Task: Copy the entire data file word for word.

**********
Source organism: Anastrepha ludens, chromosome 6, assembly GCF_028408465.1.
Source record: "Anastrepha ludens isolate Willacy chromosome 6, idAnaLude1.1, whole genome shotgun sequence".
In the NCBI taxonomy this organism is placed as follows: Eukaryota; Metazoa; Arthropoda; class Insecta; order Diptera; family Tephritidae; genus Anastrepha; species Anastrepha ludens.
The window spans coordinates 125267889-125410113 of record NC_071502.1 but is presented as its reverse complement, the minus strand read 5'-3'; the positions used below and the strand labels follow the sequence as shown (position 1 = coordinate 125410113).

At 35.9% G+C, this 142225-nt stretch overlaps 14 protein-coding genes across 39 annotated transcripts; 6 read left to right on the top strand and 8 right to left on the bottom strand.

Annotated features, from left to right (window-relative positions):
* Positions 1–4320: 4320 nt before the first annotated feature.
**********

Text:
Source organism: Anastrepha ludens, chromosome 6, assembly GCF_028408465.1.
Source record: "Anastrepha ludens isolate Willacy chromosome 6, idAnaLude1.1, whole genome shotgun sequence".
In the NCBI taxonomy this organism is placed as follows: Eukaryota; Metazoa; Arthropoda; class Insecta; order Diptera; family Tephritidae; genus Anastrepha; species Anastrepha ludens.
The window spans coordinates 125267889-125410113 of record NC_071502.1 but is presented as its reverse complement, the minus strand read 5'-3'; the positions used below and the strand labels follow the sequence as shown (position 1 = coordinate 125410113).

At 35.9% G+C, this 142225-nt stretch overlaps 14 protein-coding genes across 39 annotated transcripts; 6 read left to right on the top strand and 8 right to left on the bottom strand.

Annotated features, from left to right (window-relative positions):
* Positions 1–4320: 4320 nt before the first annotated feature.